Sensible Footwear: A Girl's Guide
Before today's LGBTQI universe expanded from the Big Bang of Stonewall, post-war Britain was like so much of the world today, hostile towards and virtually in denial (and worse) to anything we might now call `queer'.
In 1950 male homosexuality carried a custodial sentence; blackmail, violence and the fear of exposure were ever-present. Female homosexuality had never been an offence in the UK (allegedly, no-one could bring themselves to explain the facts to Queen Victoria) effectively rendering the Sapphic sisterhood even more invisible than they already were - often to themselves. Most who knew they were `different', or came to that realisation later on, were flying blind - unless one went to public school. Growing up in the North was a rich and colourful experience for Kate Charlesworth, but at the time it seemed anything overtly queer was thin on the ground.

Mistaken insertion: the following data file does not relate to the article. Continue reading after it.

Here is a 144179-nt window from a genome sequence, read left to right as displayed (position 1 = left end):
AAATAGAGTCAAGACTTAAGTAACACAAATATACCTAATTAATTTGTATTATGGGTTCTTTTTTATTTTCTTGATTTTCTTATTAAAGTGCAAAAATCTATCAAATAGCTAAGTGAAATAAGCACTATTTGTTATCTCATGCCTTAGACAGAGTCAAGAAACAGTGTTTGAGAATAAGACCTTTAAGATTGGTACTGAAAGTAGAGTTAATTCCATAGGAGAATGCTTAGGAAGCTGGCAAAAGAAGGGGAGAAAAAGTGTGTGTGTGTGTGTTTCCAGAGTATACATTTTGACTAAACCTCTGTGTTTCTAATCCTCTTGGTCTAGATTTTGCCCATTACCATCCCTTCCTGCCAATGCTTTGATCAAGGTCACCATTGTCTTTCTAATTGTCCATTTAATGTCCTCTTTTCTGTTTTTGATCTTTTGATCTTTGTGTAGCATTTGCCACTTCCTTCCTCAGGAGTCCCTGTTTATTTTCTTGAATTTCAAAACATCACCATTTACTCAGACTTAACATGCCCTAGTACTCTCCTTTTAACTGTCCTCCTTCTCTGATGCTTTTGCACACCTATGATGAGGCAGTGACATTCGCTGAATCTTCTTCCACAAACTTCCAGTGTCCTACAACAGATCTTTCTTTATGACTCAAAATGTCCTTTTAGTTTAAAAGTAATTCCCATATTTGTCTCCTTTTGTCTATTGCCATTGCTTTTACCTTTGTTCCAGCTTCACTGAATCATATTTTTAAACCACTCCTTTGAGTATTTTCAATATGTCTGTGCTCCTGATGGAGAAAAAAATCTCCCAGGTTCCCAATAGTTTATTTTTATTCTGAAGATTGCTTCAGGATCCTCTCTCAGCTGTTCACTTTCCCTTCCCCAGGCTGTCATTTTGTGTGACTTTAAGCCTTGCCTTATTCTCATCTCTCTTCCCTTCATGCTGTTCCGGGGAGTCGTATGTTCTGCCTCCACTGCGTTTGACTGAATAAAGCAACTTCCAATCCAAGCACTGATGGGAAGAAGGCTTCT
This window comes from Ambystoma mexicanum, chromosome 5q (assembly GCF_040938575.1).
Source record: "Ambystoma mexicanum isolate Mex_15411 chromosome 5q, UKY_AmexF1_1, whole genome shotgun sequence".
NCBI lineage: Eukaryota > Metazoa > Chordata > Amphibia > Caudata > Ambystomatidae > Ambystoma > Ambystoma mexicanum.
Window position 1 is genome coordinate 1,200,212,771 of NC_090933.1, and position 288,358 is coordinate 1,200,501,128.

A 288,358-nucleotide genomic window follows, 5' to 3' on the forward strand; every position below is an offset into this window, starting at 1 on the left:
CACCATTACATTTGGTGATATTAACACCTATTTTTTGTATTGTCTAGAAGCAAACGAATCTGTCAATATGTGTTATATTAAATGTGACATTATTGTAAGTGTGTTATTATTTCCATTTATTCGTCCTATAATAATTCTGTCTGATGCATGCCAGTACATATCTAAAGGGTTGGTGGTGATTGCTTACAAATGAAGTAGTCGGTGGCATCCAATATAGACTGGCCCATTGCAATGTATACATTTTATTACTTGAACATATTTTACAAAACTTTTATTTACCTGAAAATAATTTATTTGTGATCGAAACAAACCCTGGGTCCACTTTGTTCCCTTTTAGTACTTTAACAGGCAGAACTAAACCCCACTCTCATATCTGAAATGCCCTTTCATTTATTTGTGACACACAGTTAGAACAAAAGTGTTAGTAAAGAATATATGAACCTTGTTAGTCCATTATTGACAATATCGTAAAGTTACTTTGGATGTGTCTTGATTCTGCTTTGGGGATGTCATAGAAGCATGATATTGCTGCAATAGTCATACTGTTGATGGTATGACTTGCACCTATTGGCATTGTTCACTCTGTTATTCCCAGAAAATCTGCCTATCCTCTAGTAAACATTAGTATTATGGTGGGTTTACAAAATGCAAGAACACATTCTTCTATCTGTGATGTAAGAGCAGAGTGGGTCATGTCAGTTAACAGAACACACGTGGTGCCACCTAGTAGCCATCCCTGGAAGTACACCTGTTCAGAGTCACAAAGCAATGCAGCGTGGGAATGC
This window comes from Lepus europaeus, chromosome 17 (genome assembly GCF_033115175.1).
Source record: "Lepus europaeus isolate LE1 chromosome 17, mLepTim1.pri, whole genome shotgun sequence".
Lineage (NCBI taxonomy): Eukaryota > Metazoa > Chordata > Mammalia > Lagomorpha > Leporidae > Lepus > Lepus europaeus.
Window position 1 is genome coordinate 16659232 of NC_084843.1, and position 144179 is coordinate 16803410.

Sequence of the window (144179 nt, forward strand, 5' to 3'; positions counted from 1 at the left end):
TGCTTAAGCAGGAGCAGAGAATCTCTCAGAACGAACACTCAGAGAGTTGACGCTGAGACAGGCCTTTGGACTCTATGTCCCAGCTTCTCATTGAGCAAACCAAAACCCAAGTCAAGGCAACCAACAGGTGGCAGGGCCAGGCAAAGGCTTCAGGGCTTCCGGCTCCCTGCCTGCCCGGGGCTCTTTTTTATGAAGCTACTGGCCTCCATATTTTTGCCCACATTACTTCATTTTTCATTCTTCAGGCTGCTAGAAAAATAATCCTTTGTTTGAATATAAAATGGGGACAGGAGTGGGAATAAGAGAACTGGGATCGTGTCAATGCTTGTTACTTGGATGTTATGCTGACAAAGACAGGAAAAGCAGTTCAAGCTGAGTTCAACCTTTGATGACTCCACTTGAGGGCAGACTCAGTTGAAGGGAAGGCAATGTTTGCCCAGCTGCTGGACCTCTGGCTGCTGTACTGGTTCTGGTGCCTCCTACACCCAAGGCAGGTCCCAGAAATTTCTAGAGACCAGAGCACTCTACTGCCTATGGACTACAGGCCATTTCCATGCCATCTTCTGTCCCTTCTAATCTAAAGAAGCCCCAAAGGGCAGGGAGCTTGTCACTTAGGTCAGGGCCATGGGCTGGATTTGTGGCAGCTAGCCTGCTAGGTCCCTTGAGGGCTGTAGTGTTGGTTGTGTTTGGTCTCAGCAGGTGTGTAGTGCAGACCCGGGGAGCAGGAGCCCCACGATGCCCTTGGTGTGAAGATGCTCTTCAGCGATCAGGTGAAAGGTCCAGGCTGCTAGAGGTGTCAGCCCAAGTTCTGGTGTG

Like countless other girls and women, Kate took what role models were on offer, and failing that, made them up, in the spirit of that classic old dyke joke: `What do lesbians use?' `Their imagination...'
|Publication date||25 July 2019|
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